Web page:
Because these issues experienced by many SGM clients are cognitive, emotional, and behavioral, they lend themselves to being addressed through existing cognitive–behavioral, emotion-focused, and other evidence-based approaches. Our staff has on-going training within our scope of practice to provide the best mental health treatment options for SGM clients.
Why choose a therapist at Abalance Client-Centered Counseling?
Our office is dedicated to providing the best mental health services to ALL people in our community regardless of income.
We have a team of professionals that are continually sharpening their skills as mental health providers and attend regular training from the Clinical Director. Having a competent and knowledgeable therapist is only part of it.
We are also a group of caring and compassionate people that strive to make your time with us a safe, comfortable and rewarding experience.
- Anxiety Disorders
- Depression Disorders
- LGBTQ+ Gender Issues
- Play Therapy
- Child Disruptive Behavior
- Childhood Trauma
Frequently Asked Questions
Yes, Abalance Client-Centered Counseling is accepting new clients in all three (3) of our Central Valley locations in Modesto, Merced, and Turlock California.
No. You can contact us directly and we will get your insurance eligibility established and schedule your first appointment. Your Health Plan may require an additional call to get a registration number after you have already established as a client in our office. We have a team here to help guide you through these things if you need assistance.
Yes, we currently accept HPSJ and CCAH MediCal Insurances only. For other insurances, we provide an out-of-network option for you to bill your insurance and get reimbursed for up to 80% of your therapy costs in our offices.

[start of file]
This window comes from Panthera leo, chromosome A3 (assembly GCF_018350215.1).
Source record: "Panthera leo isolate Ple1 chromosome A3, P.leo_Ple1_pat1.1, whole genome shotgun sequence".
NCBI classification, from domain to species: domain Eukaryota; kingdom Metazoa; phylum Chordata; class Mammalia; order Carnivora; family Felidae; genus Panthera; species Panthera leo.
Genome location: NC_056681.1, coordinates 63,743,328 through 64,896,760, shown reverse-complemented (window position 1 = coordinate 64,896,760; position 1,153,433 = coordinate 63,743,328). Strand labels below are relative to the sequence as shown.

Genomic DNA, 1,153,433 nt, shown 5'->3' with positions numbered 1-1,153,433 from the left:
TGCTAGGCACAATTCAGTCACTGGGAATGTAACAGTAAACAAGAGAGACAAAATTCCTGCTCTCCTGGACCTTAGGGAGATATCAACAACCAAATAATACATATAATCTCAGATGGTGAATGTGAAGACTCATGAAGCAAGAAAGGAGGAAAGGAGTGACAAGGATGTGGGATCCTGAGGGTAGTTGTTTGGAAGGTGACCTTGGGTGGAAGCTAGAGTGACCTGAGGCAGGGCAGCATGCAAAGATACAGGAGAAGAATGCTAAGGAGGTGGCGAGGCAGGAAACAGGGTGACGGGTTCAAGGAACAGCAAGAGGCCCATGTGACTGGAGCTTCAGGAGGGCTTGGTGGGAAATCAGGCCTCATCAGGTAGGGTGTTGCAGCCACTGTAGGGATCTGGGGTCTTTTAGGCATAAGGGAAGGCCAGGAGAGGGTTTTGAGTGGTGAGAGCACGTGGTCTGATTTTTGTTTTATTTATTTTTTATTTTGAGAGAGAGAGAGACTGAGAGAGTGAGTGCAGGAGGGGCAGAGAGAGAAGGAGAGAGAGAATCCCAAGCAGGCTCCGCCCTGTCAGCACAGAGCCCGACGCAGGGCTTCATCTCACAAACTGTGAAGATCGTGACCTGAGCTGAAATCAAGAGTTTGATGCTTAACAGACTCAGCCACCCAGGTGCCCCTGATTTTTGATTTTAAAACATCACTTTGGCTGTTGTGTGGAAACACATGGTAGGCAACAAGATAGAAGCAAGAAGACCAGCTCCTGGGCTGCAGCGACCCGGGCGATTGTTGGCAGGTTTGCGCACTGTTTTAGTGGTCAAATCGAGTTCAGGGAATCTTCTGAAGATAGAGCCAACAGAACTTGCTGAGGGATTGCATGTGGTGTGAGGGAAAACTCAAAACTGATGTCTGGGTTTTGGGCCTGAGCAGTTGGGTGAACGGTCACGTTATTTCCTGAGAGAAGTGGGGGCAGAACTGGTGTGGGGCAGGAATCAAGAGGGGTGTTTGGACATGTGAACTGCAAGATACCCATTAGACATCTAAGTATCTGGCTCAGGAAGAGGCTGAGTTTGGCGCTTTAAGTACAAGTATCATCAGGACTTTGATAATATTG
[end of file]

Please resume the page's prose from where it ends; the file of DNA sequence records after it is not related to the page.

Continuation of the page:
No, we treat mild/moderate symptoms for a variety of issues, but not alcohol and drug issues. If you have an addiction or are seeking sobriety, we refer out to a professional that treats substance abuse.
Weekly sessions are the best care option for mental health outcomes, but we also provide an every other week option, or Teletherapy if you have a hectic schedule.
We can see clients as young as 2 years old. A session is a once a week appointment lasting 50 minutes.
Yes. Our staff can get you in touch with the transportation coordinator from your Health Plan to arrange necessary transportation to-and-from the therapy office.
The Best Thing In Play Therapy
We have advanced training in play therapy and utilize several treatment options to best fit the needs of our youngest clients. We have specially designed Play Therapy Rooms at each office, dedicated to enriching the therapy experience and reaching our goals.
why choose us
We have over 15 years of clinical experience to provide the most effective treatment options. Our team of therapists have specialized training in Dialectical Behavior Therapy (DBT), Cognitive Behavioral Therapy (CBT), and Play Therapy.
We recognize the importance of a good therapeutic relationship and strive to build a positive rapport with each client. And we treat each client with respect and dignity.
You will learn skills of mindfulness and how to balance thoughts and feelings; and begin to build insight into your issues and have a plan to reinforce your goals.
Teletherapy is provided by using long-distance technologies so that clients and therapists do not have to be in the same place at the same time.
Transportation is provided by your Health Plan. If you have problems with getting to your appointments, we are able to help arrange a ride.
Hopelessness can have a significant influence on daily life, as it may reflect an individual’s negative view of the future. Hopelessness can often lead to a person losing interest in important activities, events, or people. Someone who has become hopeless may no longer value things that were once important and may have no expectation of future improvement or success. People
The symptom profile for teenagers is different than that of adults. Parents sometimes do not recognize the symptoms because depression in teenagers is not what most people think of as signs of depression. As a result, many teens unnecessarily suffer in silence.
Radical Acceptance is the acceptance of life, on life’s terms. While pain is part of life, radical acceptance allows us to keep that pain from becoming suffering. It is about accepting the facts of reality, no matter how painful, without avoidance, overthinking, or dangerous behaviors. When a person does not accept the realities of life